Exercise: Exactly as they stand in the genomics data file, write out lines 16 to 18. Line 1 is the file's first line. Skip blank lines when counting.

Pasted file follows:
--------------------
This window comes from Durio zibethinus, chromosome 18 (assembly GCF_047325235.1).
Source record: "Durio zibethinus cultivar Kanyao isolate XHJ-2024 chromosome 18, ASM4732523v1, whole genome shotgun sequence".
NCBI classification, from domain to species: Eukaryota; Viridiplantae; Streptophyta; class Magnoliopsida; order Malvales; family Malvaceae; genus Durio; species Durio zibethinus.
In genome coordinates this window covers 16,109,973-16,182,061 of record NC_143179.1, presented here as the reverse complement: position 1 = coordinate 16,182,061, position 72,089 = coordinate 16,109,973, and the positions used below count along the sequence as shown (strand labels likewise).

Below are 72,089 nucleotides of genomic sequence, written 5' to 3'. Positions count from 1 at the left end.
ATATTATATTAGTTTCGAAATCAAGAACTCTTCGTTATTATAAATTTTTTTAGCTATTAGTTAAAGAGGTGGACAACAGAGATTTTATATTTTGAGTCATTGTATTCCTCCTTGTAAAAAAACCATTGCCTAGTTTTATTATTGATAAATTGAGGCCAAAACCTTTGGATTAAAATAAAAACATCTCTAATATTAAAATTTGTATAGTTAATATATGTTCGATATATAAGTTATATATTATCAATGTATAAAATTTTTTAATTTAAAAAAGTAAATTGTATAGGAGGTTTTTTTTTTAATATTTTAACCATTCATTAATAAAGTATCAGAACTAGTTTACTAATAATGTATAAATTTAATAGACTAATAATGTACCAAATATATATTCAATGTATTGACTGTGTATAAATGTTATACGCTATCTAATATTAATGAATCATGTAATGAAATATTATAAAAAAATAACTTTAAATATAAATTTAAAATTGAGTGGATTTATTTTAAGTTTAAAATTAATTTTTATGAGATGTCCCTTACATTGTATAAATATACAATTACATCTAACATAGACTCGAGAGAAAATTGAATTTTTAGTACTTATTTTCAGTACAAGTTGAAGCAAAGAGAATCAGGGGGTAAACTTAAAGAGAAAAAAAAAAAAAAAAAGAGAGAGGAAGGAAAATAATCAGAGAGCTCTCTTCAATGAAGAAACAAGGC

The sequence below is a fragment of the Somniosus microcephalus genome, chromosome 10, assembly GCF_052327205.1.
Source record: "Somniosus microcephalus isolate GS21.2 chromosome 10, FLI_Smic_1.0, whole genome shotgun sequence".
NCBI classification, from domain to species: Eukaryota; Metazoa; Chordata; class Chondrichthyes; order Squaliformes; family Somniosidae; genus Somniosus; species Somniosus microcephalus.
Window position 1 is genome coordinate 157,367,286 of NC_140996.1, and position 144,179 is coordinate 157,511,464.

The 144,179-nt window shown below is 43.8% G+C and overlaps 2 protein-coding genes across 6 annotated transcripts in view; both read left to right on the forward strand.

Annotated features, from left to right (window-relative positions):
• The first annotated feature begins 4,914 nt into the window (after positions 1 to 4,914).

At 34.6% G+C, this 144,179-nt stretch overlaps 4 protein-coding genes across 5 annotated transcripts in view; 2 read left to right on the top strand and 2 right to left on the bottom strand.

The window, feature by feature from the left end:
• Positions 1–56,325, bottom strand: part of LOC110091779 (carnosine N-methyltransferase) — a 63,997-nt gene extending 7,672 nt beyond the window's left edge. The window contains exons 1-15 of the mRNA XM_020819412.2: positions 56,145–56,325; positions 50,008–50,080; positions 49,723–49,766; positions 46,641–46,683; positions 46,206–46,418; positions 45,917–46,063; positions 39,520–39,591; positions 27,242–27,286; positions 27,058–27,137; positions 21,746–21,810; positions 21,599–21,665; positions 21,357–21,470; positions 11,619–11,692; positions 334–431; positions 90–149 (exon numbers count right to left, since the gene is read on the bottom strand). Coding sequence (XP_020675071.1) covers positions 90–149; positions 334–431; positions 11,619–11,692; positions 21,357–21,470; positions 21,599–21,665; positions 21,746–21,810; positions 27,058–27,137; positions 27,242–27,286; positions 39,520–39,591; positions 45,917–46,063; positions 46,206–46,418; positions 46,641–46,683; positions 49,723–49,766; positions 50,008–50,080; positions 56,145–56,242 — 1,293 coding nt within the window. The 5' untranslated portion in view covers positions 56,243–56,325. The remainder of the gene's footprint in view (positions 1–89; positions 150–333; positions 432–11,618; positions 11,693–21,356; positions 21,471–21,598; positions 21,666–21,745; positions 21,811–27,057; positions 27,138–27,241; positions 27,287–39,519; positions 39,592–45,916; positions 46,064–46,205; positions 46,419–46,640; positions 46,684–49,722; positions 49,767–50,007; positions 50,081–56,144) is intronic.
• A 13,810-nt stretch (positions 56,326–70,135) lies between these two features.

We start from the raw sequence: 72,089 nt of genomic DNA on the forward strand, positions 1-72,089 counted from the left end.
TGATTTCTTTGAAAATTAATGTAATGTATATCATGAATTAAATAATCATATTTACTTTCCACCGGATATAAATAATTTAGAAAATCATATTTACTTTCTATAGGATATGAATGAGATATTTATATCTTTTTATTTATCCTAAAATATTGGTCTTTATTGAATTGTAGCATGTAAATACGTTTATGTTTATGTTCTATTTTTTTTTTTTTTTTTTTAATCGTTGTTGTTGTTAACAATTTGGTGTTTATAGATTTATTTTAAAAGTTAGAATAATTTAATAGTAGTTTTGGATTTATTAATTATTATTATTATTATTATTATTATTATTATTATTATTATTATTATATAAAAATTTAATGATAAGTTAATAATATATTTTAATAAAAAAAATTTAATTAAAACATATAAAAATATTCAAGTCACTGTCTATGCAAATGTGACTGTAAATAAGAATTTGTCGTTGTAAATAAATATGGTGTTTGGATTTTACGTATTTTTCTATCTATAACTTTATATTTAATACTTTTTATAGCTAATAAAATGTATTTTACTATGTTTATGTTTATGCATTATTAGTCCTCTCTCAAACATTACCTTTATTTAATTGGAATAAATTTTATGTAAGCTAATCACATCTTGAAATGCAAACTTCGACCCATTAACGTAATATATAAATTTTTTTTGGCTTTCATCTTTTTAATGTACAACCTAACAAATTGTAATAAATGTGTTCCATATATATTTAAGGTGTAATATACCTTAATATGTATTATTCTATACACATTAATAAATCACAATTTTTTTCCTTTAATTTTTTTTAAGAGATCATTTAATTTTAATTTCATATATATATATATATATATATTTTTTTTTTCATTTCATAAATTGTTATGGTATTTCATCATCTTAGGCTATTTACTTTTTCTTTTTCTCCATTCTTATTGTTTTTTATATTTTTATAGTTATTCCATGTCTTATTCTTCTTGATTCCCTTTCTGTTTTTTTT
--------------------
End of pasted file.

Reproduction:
• Positions 1–56,325, bottom strand: part of LOC110091779 (carnosine N-methyltransferase) — a 63,997-nt gene extending 7,672 nt beyond the window's left edge. The window contains exons 1-15 of the mRNA XM_020819412.2: positions 56,145–56,325; positions 50,008–50,080; positions 49,723–49,766; positions 46,641–46,683; positions 46,206–46,418; positions 45,917–46,063; positions 39,520–39,591; positions 27,242–27,286; positions 27,058–27,137; positions 21,746–21,810; positions 21,599–21,665; positions 21,357–21,470; positions 11,619–11,692; positions 334–431; positions 90–149 (exon numbers count right to left, since the gene is read on the bottom strand). Coding sequence (XP_020675071.1) covers positions 90–149; positions 334–431; positions 11,619–11,692; positions 21,357–21,470; positions 21,599–21,665; positions 21,746–21,810; positions 27,058–27,137; positions 27,242–27,286; positions 39,520–39,591; positions 45,917–46,063; positions 46,206–46,418; positions 46,641–46,683; positions 49,723–49,766; positions 50,008–50,080; positions 56,145–56,242 — 1,293 coding nt within the window. The 5' untranslated portion in view covers positions 56,243–56,325. The remainder of the gene's footprint in view (positions 1–89; positions 150–333; positions 432–11,618; positions 11,693–21,356; positions 21,471–21,598; positions 21,666–21,745; positions 21,811–27,057; positions 27,138–27,241; positions 27,287–39,519; positions 39,592–45,916; positions 46,064–46,205; positions 46,419–46,640; positions 46,684–49,722; positions 49,767–50,007; positions 50,081–56,144) is intronic.
• A 13,810-nt stretch (positions 56,326–70,135) lies between these two features.

We start from the raw sequence: 72,089 nt of genomic DNA on the forward strand, positions 1-72,089 counted from the left end.